Thursday, March 25, 2010

Wisdom from Plato

τί δῆτα͵ ἔφη͵ οἰόμεθα͵ εἴ τῳ γένοιτο αὐτὸ τὸ καλὸν ἰδεῖν εἰλικρινές͵ καθαρόν͵ ἄμεικτον͵ ἀλλὰ μὴ ἀνάπλεων σαρκῶν τε ἀνθρωπίνων καὶ χρωμάτων καὶ ἄλλης πολλῆς φλυαρίας θνητῆς͵ ἀλλ΄ αὐτὸ τὸ θεῖον καλὸν δύναιτο μονοειδὲς κατιδεῖν; ἆρ΄ οἴει͵ ἔφη͵ φαῦλον βίον γίγνεσθαι ἐκεῖσε βλέποντος ἀνθρώπου καὶ ἐκεῖνο ᾧ δεῖ θεωμένου καὶ συνόντος αὐτῷ; ἢ οὐκ ἐνθυμῇ͵ ἔφη͵ ὅτι ἐνταῦθα αὐτῷ μοναχοῦ γενήσεται͵ ὁρῶντι ᾧ ὁρατὸν τὸ καλόν͵ τίκτειν οὐκ εἴδωλα ἀρετῆς͵ ἅτε οὐκ εἰδώλου ἐφαπτομένῳ͵ ἀλλὰ ἀληθῆ͵ ἅτε τοῦ ἀληθοῦς ἐφαπτομένῳ· τεκόντι δὲ ἀρετὴν ἀληθῆ καὶ θρεψαμένῳ ὑπάρχει θεοφιλεῖ γενέσθαι͵ καὶ εἴπέρ τῳ ἄλλῳ ἀνθρώπων ἀθανάτῳ καὶ ἐκείνῳ;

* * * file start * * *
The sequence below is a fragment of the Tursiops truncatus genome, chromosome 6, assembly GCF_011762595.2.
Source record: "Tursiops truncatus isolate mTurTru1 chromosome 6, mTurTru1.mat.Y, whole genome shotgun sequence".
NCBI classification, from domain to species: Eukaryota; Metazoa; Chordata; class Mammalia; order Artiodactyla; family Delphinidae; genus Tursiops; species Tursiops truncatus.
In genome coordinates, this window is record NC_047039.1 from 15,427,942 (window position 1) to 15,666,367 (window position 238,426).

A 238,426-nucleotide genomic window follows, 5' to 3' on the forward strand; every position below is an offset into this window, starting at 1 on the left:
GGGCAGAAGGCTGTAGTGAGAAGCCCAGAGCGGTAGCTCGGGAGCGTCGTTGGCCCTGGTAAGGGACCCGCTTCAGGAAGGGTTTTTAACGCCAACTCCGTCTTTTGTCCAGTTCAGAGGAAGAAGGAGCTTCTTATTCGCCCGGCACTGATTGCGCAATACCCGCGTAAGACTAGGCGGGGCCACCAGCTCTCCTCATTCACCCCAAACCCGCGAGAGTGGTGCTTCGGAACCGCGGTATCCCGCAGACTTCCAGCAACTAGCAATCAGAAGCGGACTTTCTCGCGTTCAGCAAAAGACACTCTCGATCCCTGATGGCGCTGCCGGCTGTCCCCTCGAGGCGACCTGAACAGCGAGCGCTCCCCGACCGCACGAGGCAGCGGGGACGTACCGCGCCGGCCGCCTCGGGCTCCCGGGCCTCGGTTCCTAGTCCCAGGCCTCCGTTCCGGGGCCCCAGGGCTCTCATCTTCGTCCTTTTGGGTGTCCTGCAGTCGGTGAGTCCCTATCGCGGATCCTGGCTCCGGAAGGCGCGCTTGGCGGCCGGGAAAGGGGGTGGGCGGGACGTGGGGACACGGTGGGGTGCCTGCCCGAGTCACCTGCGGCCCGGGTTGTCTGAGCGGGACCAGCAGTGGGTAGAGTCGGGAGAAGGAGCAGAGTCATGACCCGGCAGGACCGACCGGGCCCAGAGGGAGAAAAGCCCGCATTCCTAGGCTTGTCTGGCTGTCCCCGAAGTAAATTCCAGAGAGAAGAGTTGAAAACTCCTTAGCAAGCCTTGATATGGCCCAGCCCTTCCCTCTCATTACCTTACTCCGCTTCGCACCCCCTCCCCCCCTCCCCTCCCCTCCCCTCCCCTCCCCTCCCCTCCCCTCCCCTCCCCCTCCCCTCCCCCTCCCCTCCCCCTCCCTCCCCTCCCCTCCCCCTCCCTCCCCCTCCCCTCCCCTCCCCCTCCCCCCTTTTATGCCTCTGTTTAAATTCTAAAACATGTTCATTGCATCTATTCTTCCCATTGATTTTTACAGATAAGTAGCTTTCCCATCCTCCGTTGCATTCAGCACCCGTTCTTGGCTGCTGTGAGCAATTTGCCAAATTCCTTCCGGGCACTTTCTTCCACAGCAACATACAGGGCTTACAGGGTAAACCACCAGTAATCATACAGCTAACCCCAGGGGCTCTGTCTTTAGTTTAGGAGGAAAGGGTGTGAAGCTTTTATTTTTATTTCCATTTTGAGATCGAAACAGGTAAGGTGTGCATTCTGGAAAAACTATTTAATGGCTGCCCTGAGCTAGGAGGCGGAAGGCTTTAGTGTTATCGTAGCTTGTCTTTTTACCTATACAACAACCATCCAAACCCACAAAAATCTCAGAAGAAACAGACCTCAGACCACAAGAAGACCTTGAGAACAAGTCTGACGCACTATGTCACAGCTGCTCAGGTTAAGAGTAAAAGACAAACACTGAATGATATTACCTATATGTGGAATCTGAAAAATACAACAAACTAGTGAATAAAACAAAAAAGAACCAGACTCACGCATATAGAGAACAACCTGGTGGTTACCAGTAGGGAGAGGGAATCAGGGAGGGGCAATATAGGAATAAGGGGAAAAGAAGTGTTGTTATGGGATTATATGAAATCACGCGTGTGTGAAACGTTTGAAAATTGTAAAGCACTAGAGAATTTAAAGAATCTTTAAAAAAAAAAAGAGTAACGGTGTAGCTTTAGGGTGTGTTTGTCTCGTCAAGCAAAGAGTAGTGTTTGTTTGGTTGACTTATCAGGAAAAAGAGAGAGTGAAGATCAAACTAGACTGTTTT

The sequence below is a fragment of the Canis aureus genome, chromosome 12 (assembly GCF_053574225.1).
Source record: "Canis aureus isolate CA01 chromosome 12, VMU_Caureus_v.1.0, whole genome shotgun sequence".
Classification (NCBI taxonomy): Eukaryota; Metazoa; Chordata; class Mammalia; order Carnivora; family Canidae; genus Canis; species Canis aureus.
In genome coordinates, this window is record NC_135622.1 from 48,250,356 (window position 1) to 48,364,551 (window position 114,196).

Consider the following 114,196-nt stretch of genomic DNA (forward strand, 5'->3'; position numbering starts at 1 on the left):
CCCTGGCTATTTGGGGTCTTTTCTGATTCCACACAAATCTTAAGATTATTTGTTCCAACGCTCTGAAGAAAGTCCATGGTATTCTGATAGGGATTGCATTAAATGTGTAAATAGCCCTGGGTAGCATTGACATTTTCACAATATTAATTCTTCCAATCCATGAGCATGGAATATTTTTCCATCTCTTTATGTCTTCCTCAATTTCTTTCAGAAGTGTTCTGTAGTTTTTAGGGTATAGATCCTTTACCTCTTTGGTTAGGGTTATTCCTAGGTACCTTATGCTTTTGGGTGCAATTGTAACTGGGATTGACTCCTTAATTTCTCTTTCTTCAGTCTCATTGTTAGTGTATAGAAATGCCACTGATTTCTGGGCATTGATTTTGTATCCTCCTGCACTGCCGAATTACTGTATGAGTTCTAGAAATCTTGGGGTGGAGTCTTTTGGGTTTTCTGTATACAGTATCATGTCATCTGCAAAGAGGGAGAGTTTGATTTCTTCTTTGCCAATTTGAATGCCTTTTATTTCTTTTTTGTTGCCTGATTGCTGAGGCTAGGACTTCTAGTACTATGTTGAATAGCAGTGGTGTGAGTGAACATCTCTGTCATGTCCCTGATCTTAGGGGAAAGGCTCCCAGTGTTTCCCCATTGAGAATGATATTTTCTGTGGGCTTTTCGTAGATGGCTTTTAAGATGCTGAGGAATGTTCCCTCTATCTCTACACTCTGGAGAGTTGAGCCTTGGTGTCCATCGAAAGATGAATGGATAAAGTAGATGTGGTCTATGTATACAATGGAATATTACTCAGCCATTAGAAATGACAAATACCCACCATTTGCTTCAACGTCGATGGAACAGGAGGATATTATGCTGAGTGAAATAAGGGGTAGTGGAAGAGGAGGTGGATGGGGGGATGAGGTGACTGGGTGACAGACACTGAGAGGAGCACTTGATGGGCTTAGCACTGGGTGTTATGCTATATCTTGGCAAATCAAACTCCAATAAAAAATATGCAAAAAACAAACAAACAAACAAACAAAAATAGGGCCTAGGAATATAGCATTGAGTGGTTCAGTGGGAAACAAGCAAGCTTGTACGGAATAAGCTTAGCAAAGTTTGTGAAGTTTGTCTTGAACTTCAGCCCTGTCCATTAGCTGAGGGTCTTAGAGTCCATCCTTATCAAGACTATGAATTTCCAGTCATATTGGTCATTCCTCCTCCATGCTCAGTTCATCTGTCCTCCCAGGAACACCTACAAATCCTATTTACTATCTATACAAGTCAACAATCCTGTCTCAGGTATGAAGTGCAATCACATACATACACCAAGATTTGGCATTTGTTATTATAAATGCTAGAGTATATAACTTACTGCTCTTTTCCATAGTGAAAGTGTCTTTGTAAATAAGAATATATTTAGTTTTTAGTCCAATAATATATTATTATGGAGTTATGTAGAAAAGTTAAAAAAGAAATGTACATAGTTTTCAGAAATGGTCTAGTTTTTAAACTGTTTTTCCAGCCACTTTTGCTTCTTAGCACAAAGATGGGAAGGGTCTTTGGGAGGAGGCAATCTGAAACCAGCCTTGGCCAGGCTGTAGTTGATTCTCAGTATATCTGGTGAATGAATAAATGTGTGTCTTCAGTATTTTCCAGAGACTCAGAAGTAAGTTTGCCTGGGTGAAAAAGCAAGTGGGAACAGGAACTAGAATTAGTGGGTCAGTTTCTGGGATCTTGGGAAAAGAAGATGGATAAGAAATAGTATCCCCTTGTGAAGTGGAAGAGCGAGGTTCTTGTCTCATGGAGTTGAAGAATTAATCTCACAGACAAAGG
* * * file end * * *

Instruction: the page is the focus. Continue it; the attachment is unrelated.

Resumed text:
But what if man had eyes to see the true beauty-the divine beauty, I mean, pure and clear and unalloyed, not clogged with the pollutions of mortality and all the colours and vanities of human life-thither looking, and holding converse with the true beauty simple and divine? Remember how in that communion only, beholding beauty with the eye of the mind, he will be enabled to bring forth, not images of beauty, but realities (for he has hold not of an image but of a reality), and bringing forth and nourishing true virtue to become the friend of God and be immortal, if mortal man may. Would that be an ignoble life?

For all those who love the Greek language:

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